The Importance of Standardizing Yoga Offered in Eating Disorder Treatment Centers

Yoga instructor. Yoga teacher. Yoga therapy. Yoga therapist. In the eating disorders treatment community, these terms are often used interchangeably. But are they one in the same? No. They are not.

When I brought yoga to eating disorders treatment over 20 years ago, eating disorders professionals were quite skeptical and uneasy. Questions included, “Is yoga a new religion that I am proselytizing?” Or those who practice Westernized yoga might ask concerningly, “Are patients jumping up and down, while contorting their bodies into dangerous positions in a hot and sweaty room?” or “Will weight compromised patients burn calories doing yoga?”

Over the years of incorporating yoga into eating disorders treatment and creating a yoga-based comprehensive eating disorders treatment center, which was a Joint Commission accredited and state licensed PHP, IOP and outpatient therapy, I developed an evidence-based system to integrate yoga vs using yoga as an adjunct to treatment. As other eating disorders treatment experts learn from my professional yoga therapy training programs and begin follow suite, it has been gratifying to watch my vision unfold. Listening to presenters at iaedp that incorporate somatic interventions into treatment, and reference yoga, has absolutely delighted me.

However, in speaking with eating disorders clinicians and patients who have undergone care at residential and other higher level care eating disorders treatment centers, I become disturbed. The yoga component offered at various centers are fraught with concerning issues that I will bring forth:

Issues:

  1. Yoga therapy and yoga therapist are used interchangeably with yoga class and yoga instructor/teacher, respectively.
  2. Yoga “instructors” are brought from outside that do not have the knowledge nor experience in working with patients who struggle with eating disorders across the spectrum.
  3. Yoga is referred to as the “exercise” component of eating disorder treatment programs.
  4. Yoga is offered as an “elective” and only provided to patients who are weight restored.
  5. Yoga is not integrated into treatment – the yoga instructor/teacher teaches a “class”, then leaves.

To address these concerns, I offer solutions based on my expertise and training:

A yoga instructor and yoga teacher are not the same. Anyone can call themselves a yoga instructor. Although certified (IAYT) yoga therapists are few and far between, and especially those who have completed the specialty portion of their yoga therapy training in eating disorders, treatment centers will be hard pressed to find such cream of the crop. Therefore, it would be beneficial for treatment centers to recruite registered yoga teachers (RYT) that have completed teacher training programs accredited by Yoga Alliance – the credentialing body for yoga teachers. Yoga teachers are trained to “teach” – meaning they offer words of wisdom, incorporate a theme, use language that resonates, and provide sequencing. Some RYT training programs offer modules on eating disorders treatment, as I have been fortunate to have the opportunity to teach these segments around the country.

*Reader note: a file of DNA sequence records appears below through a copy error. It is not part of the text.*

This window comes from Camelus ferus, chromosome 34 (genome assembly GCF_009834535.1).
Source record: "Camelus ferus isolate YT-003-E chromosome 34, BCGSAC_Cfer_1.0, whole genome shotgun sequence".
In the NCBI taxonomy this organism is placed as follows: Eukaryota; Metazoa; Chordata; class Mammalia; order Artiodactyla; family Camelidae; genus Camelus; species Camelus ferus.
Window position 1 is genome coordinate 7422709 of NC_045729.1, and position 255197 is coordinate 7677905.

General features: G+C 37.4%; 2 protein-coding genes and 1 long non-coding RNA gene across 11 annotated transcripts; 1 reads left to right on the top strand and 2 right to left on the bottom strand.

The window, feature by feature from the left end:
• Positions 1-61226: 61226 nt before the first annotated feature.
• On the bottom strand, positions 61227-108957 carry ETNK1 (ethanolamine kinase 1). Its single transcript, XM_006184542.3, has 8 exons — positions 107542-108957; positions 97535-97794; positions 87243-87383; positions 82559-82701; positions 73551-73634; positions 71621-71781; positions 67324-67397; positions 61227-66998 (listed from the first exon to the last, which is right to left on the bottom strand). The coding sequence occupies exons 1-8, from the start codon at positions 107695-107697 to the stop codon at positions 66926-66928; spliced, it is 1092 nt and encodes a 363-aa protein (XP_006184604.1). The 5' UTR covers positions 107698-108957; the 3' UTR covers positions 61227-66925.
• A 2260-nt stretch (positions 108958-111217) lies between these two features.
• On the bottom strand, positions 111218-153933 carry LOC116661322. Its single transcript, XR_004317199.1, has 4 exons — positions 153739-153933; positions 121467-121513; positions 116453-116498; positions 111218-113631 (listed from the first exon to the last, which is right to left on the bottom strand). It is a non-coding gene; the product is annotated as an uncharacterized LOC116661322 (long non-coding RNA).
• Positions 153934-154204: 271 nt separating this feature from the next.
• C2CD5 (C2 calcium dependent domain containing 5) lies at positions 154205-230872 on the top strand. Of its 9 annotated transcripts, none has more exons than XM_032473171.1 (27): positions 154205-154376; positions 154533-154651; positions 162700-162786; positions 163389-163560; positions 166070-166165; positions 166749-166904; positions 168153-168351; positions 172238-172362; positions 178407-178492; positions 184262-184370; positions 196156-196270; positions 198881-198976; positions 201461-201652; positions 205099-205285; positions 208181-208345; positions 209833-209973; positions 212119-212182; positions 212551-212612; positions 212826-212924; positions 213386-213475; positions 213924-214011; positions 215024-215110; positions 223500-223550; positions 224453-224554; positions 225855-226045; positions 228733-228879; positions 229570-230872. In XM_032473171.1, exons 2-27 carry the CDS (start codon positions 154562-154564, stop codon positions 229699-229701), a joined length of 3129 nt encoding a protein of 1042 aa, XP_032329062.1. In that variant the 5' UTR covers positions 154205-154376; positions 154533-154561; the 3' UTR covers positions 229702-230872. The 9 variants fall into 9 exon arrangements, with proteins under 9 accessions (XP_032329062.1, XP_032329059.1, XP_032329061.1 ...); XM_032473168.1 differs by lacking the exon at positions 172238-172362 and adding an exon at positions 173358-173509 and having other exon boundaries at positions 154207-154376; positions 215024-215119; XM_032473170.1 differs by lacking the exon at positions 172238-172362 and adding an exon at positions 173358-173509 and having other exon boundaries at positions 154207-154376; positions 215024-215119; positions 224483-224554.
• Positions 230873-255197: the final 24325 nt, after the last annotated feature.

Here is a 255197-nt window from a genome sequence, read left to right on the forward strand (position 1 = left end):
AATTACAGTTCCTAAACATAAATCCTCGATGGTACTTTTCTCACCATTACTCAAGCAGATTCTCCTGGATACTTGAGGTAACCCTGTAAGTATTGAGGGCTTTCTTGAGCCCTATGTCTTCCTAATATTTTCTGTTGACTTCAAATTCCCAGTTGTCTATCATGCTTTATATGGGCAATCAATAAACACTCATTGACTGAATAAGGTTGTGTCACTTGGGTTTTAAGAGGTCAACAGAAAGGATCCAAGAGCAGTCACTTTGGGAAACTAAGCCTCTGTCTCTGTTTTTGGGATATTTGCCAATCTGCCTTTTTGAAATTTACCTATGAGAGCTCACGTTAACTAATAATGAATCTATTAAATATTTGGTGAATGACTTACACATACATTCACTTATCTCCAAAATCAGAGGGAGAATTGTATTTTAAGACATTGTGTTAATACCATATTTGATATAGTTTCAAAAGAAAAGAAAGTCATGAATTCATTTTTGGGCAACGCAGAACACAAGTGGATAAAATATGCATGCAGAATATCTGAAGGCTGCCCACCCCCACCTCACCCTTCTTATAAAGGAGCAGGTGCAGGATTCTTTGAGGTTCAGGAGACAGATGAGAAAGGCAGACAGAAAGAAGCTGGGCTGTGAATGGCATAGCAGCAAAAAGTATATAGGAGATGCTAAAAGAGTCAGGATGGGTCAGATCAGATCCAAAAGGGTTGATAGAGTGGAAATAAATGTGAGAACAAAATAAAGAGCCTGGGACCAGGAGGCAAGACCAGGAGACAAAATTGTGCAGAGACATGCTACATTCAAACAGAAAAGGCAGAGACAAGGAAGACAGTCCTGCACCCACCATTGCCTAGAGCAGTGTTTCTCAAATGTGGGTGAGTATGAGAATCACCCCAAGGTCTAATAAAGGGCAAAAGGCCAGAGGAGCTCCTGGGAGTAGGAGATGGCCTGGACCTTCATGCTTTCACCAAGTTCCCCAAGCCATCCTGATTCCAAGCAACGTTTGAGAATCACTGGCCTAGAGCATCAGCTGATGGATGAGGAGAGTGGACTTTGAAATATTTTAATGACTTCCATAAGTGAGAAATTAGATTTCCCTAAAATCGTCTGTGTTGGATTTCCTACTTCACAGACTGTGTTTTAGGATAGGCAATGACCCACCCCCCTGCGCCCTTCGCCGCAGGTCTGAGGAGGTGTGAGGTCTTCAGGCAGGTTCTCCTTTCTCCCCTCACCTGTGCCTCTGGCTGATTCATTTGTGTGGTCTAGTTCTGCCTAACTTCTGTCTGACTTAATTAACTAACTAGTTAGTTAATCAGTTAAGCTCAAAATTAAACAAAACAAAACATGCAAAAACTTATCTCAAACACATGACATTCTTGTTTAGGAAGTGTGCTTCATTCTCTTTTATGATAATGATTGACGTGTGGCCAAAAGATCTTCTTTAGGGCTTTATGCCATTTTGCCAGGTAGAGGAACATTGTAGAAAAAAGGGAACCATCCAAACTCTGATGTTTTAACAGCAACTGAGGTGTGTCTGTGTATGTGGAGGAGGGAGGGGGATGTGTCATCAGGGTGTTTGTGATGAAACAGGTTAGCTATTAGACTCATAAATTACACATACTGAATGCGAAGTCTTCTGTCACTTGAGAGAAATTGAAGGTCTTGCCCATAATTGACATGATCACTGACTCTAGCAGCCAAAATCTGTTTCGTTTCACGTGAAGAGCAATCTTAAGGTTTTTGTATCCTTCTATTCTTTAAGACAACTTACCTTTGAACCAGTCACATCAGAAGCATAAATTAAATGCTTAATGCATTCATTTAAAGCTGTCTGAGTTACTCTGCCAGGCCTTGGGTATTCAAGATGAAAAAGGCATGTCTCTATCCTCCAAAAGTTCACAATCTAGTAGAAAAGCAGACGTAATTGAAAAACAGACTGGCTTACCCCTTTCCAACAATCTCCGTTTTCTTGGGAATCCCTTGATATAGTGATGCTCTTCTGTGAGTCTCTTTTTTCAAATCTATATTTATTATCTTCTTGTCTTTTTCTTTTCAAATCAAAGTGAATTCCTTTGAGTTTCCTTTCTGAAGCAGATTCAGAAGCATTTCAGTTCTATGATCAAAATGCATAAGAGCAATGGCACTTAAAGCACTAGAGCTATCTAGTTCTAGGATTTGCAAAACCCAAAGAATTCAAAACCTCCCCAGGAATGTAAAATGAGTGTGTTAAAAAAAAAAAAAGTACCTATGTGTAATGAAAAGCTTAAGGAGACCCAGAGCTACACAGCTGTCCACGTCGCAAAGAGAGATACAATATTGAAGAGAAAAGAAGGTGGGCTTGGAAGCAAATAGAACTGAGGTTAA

Yoga therapy is the application of teachings and practices in a therapeutic context to support a consistent yoga practice that will increase self-awareness and engage the client’s energy in the direction of desired goals. Foundational understanding of yoga theory and practice, biomedical and psychological foundations, teaching and therapeutic skills, along with yoga therapy tools and their application are part of an accredited yoga therapy training program along with professional practice that includes legal, regulatory, and ethical issues pertaining specifically to yoga therapy. Yoga therapists are certified through a governing and accrediting body, the International Association of Yoga Therapists (IAYT), and must complete an 800-hour yoga therapy training program accredited by the IAYT. Specialty programs are also accredited through the IAYT and offered independently such as yoga therapy for heart disease, cancer, pain management and eating disorders.

Yoga is not “exercise.” There is no score card, it is not competitive, and there is no judgement. A competent registered yoga teacher and a certified (IAYT) therapist understands yoga from an entirely different lens, while coming from a distinct point of orientation then a gym teacher or coach.

Offering yoga as an “elective” promotes fragmented care, while offering yoga to only a select population deprives the respective patient of all treatment benefits. At the Inner Door Center, which I owned and operated from 2008 through its sale in 2016, the yoga component of our program was designed as “group therapy” as any other therapy group (emotion regulation, pattern recognition, body image, DBT, CBT, etc) as yoga is congruent with so many of these traditional interventions. Individual yoga therapy was also provided.